Route guides signal active travel push

While mountain biking and road cycling are part and parcel of life in the Tweed Valley, not everyone relishes the prospect of lung-busting hills or high speeds. With many riders content with easy-going routes that take in local beauty spots and cultural gems, Go Tweed Valley has created a new route guide designed to encourage and enable beginner cyclists (and e-Bikers) to explore the area on two wheels, rather than four.

From a gorgeous nature loop through Glentress Forest to a riverside pedal along the Tweed Valley Railway Path, an adventure around the spectacular Bowhill Estate or a gentle circular taking in Stobo and Dawyck Botanic Garden, the eight routes in the pocket-sized guide are suitable for most riders, regardless of experience or ability.

Not just for tourists

As well as encouraging visitors to soak up the landscape and cultural hotspots, the routes were carefully selected with locals in mind too. With quiet back roads and multi-use paths connecting many of the area’s towns and villages, commuting and shopping without the car has never been easier.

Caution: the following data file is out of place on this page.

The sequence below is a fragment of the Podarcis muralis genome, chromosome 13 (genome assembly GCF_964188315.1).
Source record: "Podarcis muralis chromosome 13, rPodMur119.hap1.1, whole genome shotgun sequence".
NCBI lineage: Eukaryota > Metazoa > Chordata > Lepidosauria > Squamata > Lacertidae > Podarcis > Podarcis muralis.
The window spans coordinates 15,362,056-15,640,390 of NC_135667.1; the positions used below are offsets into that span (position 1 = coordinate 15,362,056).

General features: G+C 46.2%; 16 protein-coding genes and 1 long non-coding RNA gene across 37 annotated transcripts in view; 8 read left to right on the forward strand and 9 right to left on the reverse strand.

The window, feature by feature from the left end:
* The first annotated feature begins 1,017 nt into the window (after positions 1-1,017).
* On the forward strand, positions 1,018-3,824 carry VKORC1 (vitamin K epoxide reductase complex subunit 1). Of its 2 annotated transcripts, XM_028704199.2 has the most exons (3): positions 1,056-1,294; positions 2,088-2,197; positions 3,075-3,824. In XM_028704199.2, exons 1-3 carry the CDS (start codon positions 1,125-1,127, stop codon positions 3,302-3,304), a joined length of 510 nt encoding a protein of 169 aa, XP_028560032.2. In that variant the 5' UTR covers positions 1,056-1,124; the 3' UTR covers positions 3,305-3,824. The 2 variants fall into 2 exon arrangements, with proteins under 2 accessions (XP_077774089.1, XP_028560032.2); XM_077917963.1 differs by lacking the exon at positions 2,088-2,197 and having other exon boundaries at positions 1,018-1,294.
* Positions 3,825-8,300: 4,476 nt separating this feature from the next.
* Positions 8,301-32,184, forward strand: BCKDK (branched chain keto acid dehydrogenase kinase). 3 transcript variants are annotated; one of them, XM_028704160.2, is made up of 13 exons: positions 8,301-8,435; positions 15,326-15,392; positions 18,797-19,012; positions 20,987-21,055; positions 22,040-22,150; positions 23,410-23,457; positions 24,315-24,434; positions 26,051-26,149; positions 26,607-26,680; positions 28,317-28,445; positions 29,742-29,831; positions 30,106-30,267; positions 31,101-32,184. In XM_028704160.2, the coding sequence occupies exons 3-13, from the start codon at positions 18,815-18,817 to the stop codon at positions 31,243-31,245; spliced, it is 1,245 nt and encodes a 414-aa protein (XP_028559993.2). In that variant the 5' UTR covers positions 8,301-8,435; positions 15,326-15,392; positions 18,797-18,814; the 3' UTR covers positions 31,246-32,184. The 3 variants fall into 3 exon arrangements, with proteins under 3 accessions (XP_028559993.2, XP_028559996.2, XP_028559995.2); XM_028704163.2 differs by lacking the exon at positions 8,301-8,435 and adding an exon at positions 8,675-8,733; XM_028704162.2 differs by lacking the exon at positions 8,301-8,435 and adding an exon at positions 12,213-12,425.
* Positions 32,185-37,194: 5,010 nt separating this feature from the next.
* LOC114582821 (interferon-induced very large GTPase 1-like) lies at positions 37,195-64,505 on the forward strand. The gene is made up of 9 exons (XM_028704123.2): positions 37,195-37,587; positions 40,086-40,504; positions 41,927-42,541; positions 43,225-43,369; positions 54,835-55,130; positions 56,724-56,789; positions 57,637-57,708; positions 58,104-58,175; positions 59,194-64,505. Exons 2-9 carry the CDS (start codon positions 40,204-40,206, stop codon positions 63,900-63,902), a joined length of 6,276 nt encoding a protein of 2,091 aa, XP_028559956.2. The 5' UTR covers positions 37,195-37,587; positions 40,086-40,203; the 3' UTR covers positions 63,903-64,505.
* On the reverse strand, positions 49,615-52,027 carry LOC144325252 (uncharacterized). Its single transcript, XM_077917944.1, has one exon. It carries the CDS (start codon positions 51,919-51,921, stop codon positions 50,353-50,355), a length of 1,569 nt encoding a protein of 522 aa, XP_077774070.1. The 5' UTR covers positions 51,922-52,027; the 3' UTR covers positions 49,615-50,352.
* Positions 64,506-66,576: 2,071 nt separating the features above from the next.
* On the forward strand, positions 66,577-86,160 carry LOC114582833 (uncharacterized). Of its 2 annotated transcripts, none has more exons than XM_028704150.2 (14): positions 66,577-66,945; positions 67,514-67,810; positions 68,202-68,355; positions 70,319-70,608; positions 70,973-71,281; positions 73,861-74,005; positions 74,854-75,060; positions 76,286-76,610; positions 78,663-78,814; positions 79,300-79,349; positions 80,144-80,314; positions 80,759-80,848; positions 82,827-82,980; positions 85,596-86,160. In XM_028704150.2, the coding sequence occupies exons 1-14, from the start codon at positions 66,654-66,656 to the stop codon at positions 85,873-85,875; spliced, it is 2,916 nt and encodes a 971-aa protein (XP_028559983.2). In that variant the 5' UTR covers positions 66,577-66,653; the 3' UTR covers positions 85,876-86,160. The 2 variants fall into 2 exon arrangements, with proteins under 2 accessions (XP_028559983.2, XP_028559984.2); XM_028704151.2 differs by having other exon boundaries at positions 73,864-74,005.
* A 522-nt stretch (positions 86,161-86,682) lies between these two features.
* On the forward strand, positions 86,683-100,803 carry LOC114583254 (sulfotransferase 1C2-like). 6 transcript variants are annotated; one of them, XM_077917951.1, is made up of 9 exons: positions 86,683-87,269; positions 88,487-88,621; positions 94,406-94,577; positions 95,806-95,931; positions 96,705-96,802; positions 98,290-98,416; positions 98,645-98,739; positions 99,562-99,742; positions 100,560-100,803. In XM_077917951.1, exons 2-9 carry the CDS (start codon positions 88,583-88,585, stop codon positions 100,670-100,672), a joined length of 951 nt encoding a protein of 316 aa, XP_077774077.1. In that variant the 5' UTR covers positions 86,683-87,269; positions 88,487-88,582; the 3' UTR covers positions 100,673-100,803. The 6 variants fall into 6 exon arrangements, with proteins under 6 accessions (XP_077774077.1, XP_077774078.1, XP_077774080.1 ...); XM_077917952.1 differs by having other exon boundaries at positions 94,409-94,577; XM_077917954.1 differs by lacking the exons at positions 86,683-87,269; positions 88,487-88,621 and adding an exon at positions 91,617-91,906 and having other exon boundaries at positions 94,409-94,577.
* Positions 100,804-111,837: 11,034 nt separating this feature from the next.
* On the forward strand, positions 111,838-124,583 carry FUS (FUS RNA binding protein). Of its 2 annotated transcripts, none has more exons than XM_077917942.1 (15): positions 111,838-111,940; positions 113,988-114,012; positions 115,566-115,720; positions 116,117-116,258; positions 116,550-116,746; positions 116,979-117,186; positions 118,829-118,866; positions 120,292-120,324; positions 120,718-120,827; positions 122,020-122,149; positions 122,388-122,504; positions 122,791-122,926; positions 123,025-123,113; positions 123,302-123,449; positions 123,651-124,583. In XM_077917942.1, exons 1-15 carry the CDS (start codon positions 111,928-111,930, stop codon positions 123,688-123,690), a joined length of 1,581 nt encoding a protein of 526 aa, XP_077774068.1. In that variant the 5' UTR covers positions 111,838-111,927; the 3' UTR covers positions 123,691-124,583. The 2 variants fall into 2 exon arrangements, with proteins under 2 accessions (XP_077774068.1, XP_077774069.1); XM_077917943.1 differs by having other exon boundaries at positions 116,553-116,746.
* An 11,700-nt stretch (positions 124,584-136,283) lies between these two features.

And it’s no accident that Go Tweed Valley – the public face of the Tweed Valley Tourism BID – has chosen now to launch this biking resource. The role of active travel is now more important than ever, whether for health, climate or financial reasons.

New bike routes to encourage active tourism.

“The Tweed Valley is perfectly suited to active travel in all its forms,” commented Rich Rowe, Project Manager of the Tweed Valley Tourism BID. “While this new route guide centres on bikes, it reflects our wider commitment to more sustainable methods of travel throughout the area.

“Although small in stature, the new guide says something big about the way travel in the valley is evolving.”

Alongside the easy bike route guide, the Go Tweed Valley website also shines a light on car-free travel and other active ways to experience the area.

Walking still popular

Understandably so, discovering the valley on foot is still one of the most popular visitor activities, with a range of walking options from low-level, riverside trails to challenging hilltop hikes.

With the mighty River Tweed running through the heart of the valley, exploring by kayak, canoe or stand-up paddleboard is a further highlight. The stretch of river that runs through the Tweed Valley is rich in natural and cultural history, rewarding those who take the time to experience it fully.

And paddle sport enthusiasts should stay tuned: a section of the river has been earmarked as the route for a future Tweed Canoe Trail, with discussions now underway with landowners about next steps.

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